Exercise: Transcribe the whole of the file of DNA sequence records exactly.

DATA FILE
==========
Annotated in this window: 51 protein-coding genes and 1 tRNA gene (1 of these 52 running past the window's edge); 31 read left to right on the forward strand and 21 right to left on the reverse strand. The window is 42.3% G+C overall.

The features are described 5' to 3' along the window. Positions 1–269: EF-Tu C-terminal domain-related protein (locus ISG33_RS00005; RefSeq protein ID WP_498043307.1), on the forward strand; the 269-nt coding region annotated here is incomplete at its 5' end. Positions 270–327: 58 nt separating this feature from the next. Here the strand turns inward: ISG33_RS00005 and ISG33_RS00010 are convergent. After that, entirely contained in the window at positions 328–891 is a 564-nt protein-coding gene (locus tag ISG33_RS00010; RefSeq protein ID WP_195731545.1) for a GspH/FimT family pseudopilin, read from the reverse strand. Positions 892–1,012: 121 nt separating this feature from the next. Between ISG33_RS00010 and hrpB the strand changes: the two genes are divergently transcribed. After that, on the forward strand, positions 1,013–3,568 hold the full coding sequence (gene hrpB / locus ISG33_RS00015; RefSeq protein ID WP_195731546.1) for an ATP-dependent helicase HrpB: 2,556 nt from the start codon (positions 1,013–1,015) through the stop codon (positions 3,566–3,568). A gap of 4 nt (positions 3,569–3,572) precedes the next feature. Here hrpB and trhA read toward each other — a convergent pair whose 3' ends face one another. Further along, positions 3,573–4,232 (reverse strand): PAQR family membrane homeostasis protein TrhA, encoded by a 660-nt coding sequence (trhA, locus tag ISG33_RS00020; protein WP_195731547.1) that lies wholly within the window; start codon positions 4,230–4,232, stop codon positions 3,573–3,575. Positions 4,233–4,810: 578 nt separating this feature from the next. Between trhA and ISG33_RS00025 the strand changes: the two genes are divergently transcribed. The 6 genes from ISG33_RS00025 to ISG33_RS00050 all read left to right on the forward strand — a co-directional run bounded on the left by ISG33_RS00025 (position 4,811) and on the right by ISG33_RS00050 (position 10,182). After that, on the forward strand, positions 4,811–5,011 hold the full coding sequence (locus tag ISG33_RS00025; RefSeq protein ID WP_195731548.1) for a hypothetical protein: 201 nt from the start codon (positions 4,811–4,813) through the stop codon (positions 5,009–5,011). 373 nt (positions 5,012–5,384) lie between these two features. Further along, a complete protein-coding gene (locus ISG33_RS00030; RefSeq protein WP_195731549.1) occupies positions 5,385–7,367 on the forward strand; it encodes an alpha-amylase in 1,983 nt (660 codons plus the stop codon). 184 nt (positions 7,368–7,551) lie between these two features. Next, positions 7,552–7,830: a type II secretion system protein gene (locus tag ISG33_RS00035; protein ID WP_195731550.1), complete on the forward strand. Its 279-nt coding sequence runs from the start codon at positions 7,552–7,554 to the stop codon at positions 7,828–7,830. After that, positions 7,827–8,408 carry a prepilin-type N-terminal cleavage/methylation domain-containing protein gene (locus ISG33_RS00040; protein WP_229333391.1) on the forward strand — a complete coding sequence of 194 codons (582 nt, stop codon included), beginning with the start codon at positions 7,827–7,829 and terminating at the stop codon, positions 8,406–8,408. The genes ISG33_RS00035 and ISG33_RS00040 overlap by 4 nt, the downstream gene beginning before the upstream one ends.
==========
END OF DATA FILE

Annotated in this window: 51 protein-coding genes and 1 tRNA gene (1 of these 52 running past the window's edge); 31 read left to right on the forward strand and 21 right to left on the reverse strand. The window is 42.3% G+C overall.

The features are described 5' to 3' along the window. Positions 1–269: EF-Tu C-terminal domain-related protein (locus ISG33_RS00005; RefSeq protein ID WP_498043307.1), on the forward strand; the 269-nt coding region annotated here is incomplete at its 5' end. Positions 270–327: 58 nt separating this feature from the next. Here the strand turns inward: ISG33_RS00005 and ISG33_RS00010 are convergent. After that, entirely contained in the window at positions 328–891 is a 564-nt protein-coding gene (locus tag ISG33_RS00010; RefSeq protein ID WP_195731545.1) for a GspH/FimT family pseudopilin, read from the reverse strand. Positions 892–1,012: 121 nt separating this feature from the next. Between ISG33_RS00010 and hrpB the strand changes: the two genes are divergently transcribed. After that, on the forward strand, positions 1,013–3,568 hold the full coding sequence (gene hrpB / locus ISG33_RS00015; RefSeq protein ID WP_195731546.1) for an ATP-dependent helicase HrpB: 2,556 nt from the start codon (positions 1,013–1,015) through the stop codon (positions 3,566–3,568). A gap of 4 nt (positions 3,569–3,572) precedes the next feature. Here hrpB and trhA read toward each other — a convergent pair whose 3' ends face one another. Further along, positions 3,573–4,232 (reverse strand): PAQR family membrane homeostasis protein TrhA, encoded by a 660-nt coding sequence (trhA, locus tag ISG33_RS00020; protein WP_195731547.1) that lies wholly within the window; start codon positions 4,230–4,232, stop codon positions 3,573–3,575. Positions 4,233–4,810: 578 nt separating this feature from the next. Between trhA and ISG33_RS00025 the strand changes: the two genes are divergently transcribed. The 6 genes from ISG33_RS00025 to ISG33_RS00050 all read left to right on the forward strand — a co-directional run bounded on the left by ISG33_RS00025 (position 4,811) and on the right by ISG33_RS00050 (position 10,182). After that, on the forward strand, positions 4,811–5,011 hold the full coding sequence (locus tag ISG33_RS00025; RefSeq protein ID WP_195731548.1) for a hypothetical protein: 201 nt from the start codon (positions 4,811–4,813) through the stop codon (positions 5,009–5,011). 373 nt (positions 5,012–5,384) lie between these two features. Further along, a complete protein-coding gene (locus ISG33_RS00030; RefSeq protein WP_195731549.1) occupies positions 5,385–7,367 on the forward strand; it encodes an alpha-amylase in 1,983 nt (660 codons plus the stop codon). 184 nt (positions 7,368–7,551) lie between these two features. Next, positions 7,552–7,830: a type II secretion system protein gene (locus tag ISG33_RS00035; protein ID WP_195731550.1), complete on the forward strand. Its 279-nt coding sequence runs from the start codon at positions 7,552–7,554 to the stop codon at positions 7,828–7,830. After that, positions 7,827–8,408 carry a prepilin-type N-terminal cleavage/methylation domain-containing protein gene (locus ISG33_RS00040; protein WP_229333391.1) on the forward strand — a complete coding sequence of 194 codons (582 nt, stop codon included), beginning with the start codon at positions 7,827–7,829 and terminating at the stop codon, positions 8,406–8,408. The genes ISG33_RS00035 and ISG33_RS00040 overlap by 4 nt, the downstream gene beginning before the upstream one ends.